"How can I know what I think until I read what I write?" – Henry James

There are a few lone voices willing to utter heresy. I am an avid follower of Ilusion Monetaria, a blog by ex-Bank of Spain economist (and monetarist) Miguel Navascues here.
Dr Navascues calls a spade a spade. He exhorts Spain to break free of EMU oppression immediately. (Ambrose Evans-Pritchard)

lunes, 14 de febrero de 2011

Hard to explain as a quatitative easing operation

The famous Bernanke´s QE2 (quantitative easing twice)  so much discussed, is not a bluff?
Below, I draw the monetary base (thanks to the research.stlouisfed.org/fred2/graph), the reserve on banks in the FED, and the MZM. As It can see,  There is no so high amount of money added to the system. The increase of monetary base is almost absorbed by banks reserve, and the net effect in MZM (ample money supply) is minimal.
Since MZM include the credit of banks to the rest of the economy, Bernanke is right when he says the credit is not growing at a very high pace... Perhaps because he has no intention of it.
How we must think about the distance between statements and facts?

FRED Graph

In any case, the first QE, begun at the end of 2008 (only when the fall of Lehman Brothers ) did suppose a huge increase in both monetary base and money supply
Perhaps the QE2  (Queen Elisabeth 2) is a bad choice to name that curious form of increasing the aggregate demand.  Perhaps it would be better  to talk about the objective of reducing real interest rate. In that case, the target has been failed: the interest rate has increased a lot since Bernanke had annouced QE2. A higher interest rate (as we can see in next figure) with no change in money supply is not an easier monetary policy.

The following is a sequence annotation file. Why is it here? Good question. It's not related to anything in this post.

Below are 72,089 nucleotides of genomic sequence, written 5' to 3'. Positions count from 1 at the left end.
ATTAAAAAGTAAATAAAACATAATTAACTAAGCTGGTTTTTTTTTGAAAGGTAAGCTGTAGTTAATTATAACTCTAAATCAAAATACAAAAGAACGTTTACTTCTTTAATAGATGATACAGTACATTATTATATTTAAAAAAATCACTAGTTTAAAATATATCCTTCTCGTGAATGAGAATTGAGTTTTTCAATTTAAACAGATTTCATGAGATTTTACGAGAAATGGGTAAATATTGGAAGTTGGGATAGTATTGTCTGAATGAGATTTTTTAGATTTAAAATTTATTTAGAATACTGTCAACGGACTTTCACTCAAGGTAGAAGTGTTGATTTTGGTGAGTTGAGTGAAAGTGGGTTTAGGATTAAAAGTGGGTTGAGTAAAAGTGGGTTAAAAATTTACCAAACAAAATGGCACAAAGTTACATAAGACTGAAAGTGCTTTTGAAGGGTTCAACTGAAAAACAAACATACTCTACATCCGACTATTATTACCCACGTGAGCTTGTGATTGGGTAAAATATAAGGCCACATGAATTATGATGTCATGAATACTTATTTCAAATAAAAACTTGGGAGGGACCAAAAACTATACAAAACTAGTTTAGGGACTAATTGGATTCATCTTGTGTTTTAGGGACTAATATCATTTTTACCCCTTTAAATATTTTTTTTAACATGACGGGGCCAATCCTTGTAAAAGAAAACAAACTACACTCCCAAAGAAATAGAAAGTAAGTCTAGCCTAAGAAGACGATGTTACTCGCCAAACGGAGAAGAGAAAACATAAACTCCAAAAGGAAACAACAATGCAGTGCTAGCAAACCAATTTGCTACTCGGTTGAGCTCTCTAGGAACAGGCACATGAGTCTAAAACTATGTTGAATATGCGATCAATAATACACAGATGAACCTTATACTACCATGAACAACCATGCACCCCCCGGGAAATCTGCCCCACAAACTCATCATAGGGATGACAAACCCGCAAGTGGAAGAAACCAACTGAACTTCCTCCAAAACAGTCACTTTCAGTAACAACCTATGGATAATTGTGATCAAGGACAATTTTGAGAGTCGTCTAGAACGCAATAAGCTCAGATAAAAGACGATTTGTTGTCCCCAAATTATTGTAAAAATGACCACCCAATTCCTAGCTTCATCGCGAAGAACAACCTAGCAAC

FRED Graph

Some say that QE2 is working, judging by the movements in expectations: The higher interest rate would be a sinonym of higher NGDP expectations.
There are other explanations to that: for example, the expected higher public deficit due to the tax cut prolonged by the Congress.
In any case, the final result is, as it can be seen in the figure, a higher real interest rate (nominal rate less inflation, yield more than 5% real rate for Baa and 3% for treasury bonds for last data in february) for public and private borrowers (Baa corporate rate and 10 years public bonds), hard to explain as a quatitative easing operation.

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